Inclusion of Women with Gestational Diabetes to the LTI Scheme

Diabetes Ireland has launched its 2022 Pre-budget submission and is proposing 8 immediate actions for implementation which will improve the quality of life for over 225,000 people living with diabetes and reduce the long term costs of preventable diabetes complications. The submission is focused on a range of deliverable actions that are person-centred, cost effective and builds on existing HSE commitments to tackle chronic conditions including diabetes.

 

One of these Actions is the Inclusion of Women with Gestational Diabetes to the LTI Scheme

Gestational Diabetes on LTI

 

Inclusion of women with Gestational Diabetes under the Long-Term Illness scheme for the duration of pregnancy

Diabetes Ireland is calling on the government to include women with Gestational Diabetes (GDM) on the Long-Term Illness (LTI) Scheme for the duration of pregnancy. Since a decision by the then government in 2013/14, women who develop Gestational diabetes (GDM) are no longer entitled to reimbursement for blood glucose test strips under the long-term illness scheme and if they do not have a GMS card, they are required to pay for their blood glucose strips themselves, costing up to €114 per month, the maximum amount under the drugs payment scheme. Many women cannot afford this additional, unforeseen cost which can impede the delivery of best -practice care for women with GDM.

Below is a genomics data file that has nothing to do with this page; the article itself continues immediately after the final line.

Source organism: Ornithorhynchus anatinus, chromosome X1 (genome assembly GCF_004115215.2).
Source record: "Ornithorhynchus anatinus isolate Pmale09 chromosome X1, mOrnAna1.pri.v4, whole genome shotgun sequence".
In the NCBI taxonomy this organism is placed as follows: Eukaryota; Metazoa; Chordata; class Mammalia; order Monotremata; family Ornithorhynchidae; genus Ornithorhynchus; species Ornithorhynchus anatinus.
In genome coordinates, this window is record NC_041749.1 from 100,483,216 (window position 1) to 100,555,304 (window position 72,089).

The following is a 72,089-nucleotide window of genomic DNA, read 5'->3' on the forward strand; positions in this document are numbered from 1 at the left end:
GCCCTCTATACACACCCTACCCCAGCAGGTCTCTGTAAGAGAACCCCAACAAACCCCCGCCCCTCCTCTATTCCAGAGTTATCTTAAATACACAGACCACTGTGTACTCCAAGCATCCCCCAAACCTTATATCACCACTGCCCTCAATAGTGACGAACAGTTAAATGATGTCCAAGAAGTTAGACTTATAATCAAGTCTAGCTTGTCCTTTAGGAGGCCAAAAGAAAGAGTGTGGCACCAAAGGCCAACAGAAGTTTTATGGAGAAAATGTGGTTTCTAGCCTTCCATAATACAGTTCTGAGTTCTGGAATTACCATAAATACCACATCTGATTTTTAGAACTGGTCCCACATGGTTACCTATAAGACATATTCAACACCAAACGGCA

Each year in Ireland approximately 7,440 women develop GDM. The International Diabetes Federation reports that one in six (16.8%) pregnancies are affected by diabetes worldwide and the majority (86.4%) are classified as GDM. Figures generally point towards an increase in prevalence by 10–100% over the past 30 years.

 

Women with GDM are at higher risk of developing serious complications such as pre-eclampsia, perineal trauma, or emergency caesarean delivery. Infants of women with GDM are at increased risk of higher birth weight with associated complications such as neonatal hypoglycaemia, jaundice, birth trauma and even stillbirth. Due to these higher risks and associated complications it essential that women with GDM monitor their blood glucose levels frequently during their pregnancy so that they and their diabetes team can individualise their treatment safely and appropriately.

 

The mainstay of treatment for GDM is lifestyle intervention and this is highly effective in some women. However, for many women, lifestyle changes are not sufficient, and they require insulin and extra monitoring of blood glucose levels. Diabetes Ireland and The National Clinical Programme for Diabetes requests eligibility for reimbursement of Blood Glucose Test Strips to all women with GDM for the duration of their pregnancy.

 

With the HSE Cyber breach still preventing answers to Parliamentary Questions from public representatives and the Dail going into summer recess, we have postponed our “call to action” where we will be asking members of the diabetes community to contact their local representatives on the issue(s) most relevant to them until late August/early September as the Dail resumes.

 

However, Diabetes Ireland contacted all TDs and Senators on Wednesday 14 July on behalf of our community asking them to make representations on all these issues on our behalf. Some of our active volunteers groups also followed up locally with their own local representatives. In late August/early September, we will need your help to highlight these issues once again in advance of the upcoming budget.

Please note there are many other important issues we plan to highlight and advocate for implementation  and we will be working with all stakeholders to do this in a strategic way going forward.

 

 

To read the full Pre Budget Submission, click here.

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